The integration of e^{2x} is equal to e^{2x}/2. In this post, we will learn how to integrate e to the 2x. The integration of e^{2x} can be derived directly from the formula of the integral of e^{mx} which is given below:

$\int e^{mx} dx=\dfrac{e^{mx}}{m}+C$ where C is an integration constant.

Putting m=2 in the above formula, the integral of e to the 2x is equal to

$\int e^{2x} dx=\dfrac{e^{2x}}{2}+C$.

## What is the Integration of e^{2x}

**Question:** What is the integration of e^{2x}?

*Answer:* The integration of e^{2x} is $\dfrac{e^{2x}}{2}$.

**Explanation:**

We will find the integration of e^{2x} by the substitution method, we will follow the below steps.

**Step 1:** Let us put $t=2x$.

Differentiating both sides with respect to x, we have

$\dfrac{dt}{dx}=2$

$\Rightarrow dx= \dfrac{dt}{2}$

**Step 2:** Let us now put the values of 2x and dx in the original integration. By doing so, we will get that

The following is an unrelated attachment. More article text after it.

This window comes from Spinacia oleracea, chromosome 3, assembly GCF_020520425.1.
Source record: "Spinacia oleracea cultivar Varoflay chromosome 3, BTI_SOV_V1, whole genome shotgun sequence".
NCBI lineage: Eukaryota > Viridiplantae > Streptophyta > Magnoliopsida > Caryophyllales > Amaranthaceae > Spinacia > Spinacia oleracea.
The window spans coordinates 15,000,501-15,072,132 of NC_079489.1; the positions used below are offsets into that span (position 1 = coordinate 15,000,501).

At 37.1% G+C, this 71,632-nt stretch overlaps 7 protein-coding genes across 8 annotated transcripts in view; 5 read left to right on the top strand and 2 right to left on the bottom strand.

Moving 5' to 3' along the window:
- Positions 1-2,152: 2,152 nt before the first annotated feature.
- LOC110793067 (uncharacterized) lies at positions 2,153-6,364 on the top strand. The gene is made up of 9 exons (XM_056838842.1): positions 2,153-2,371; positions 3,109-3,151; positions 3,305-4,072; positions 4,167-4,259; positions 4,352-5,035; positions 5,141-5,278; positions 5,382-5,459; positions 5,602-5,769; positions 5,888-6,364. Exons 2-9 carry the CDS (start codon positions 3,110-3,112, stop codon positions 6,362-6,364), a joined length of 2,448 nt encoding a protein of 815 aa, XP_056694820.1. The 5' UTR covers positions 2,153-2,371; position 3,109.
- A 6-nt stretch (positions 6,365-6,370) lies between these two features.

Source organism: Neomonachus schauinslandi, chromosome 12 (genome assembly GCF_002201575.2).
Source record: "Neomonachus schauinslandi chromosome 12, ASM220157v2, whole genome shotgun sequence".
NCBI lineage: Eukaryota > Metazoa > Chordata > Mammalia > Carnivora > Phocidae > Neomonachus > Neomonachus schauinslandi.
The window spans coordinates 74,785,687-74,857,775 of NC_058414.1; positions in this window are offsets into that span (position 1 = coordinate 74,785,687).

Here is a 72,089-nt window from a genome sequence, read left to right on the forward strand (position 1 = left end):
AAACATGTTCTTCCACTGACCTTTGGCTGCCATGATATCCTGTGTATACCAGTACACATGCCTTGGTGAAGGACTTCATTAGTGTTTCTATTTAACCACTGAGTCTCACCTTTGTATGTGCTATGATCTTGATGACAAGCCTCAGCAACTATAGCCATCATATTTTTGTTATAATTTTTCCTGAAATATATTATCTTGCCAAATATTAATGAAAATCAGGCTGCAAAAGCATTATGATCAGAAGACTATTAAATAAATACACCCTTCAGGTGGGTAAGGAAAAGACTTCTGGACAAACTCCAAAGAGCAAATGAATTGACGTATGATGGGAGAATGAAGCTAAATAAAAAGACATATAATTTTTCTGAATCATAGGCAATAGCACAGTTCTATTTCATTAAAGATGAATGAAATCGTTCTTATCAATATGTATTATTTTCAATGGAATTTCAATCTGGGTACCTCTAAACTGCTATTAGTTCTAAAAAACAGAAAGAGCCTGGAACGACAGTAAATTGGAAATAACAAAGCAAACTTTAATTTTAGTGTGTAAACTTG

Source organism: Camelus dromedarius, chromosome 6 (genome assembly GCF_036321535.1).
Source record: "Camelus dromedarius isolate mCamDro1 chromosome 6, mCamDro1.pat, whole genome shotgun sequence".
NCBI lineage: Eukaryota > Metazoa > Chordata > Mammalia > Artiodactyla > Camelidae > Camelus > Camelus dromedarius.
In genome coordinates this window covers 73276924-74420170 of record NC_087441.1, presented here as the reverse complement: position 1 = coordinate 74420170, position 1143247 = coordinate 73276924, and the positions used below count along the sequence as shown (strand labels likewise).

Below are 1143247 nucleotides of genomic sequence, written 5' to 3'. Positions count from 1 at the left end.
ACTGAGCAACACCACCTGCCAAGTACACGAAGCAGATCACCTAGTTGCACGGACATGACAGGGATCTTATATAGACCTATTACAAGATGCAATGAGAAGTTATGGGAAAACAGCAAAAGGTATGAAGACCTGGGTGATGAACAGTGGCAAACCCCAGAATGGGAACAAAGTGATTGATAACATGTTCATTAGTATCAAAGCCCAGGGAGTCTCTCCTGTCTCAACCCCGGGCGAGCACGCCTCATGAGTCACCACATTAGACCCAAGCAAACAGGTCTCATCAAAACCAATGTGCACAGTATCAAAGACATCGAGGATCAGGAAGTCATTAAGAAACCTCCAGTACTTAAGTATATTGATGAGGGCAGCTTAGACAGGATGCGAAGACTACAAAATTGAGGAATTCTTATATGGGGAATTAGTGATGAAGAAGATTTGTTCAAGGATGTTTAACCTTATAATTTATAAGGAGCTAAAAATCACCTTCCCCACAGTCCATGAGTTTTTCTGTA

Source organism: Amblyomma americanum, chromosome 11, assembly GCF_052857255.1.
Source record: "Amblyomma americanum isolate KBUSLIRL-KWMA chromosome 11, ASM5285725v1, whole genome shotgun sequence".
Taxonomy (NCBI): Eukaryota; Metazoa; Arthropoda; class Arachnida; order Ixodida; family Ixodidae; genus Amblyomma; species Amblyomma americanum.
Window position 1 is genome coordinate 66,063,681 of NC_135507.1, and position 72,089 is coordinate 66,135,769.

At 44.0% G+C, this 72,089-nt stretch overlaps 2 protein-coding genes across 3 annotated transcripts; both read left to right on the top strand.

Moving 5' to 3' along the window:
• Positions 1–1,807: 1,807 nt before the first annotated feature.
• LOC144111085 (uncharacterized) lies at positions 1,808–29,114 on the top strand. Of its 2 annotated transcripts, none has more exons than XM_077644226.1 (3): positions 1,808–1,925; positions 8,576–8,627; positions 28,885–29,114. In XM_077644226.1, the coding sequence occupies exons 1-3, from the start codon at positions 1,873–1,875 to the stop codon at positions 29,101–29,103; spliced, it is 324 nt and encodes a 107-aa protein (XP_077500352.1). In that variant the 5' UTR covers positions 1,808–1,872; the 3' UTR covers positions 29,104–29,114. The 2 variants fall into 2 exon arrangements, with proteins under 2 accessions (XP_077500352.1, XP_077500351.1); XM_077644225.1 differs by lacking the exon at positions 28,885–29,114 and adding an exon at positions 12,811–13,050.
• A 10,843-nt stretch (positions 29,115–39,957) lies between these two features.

$\therefore \int e^{2x} dx = \int e^t \dfrac{dt}{2}$

$=\dfrac{1}{2} \int e^t dt$ as 1/2 is a constant, so we can take it out of the integration.

$=\dfrac{1}{2} e^t +C$ as the integration of e^{x} is e^{x}

$=\dfrac{1}{2} e^{2x}+C$ as t=2x.

So the integration of e^{2x}dx is $\dfrac{1}{2} e^{2x}+C$ where C is an integral constant.

## Definite integral of e^{2x}

**Question:** Find the definite integral $\int_0^1 e^{2x} dx$.

*Answer: *

We have shown above that the integration of $e^{2x} dx$ is $\dfrac{1}{2} e^{2x}$. Thus, we have that

$\int_0^1 e^{2x} dx$

$=[\dfrac{1}{2} e^{2x}]_0^1$

$=\dfrac{1}{2}[e^{2x}]_0^1$

$=\dfrac{1}{2}(e^{2 \cdot 1} -e^0)$

$=\dfrac{1}{2}(e^2 -1)$

So the definite integration of e^{2x} from 0 to 1 is equal to (e^{2}-1)/2.

**Also Read:**

**Derivative of $\sqrt{x}+\dfrac{1}{\sqrt{x}}$**

## FAQs

**Q1: What is the integration of e ^{2x}?**

**Answer:** The integration of e^{2x} is e^{2x}/2 +C where C is an integral constant.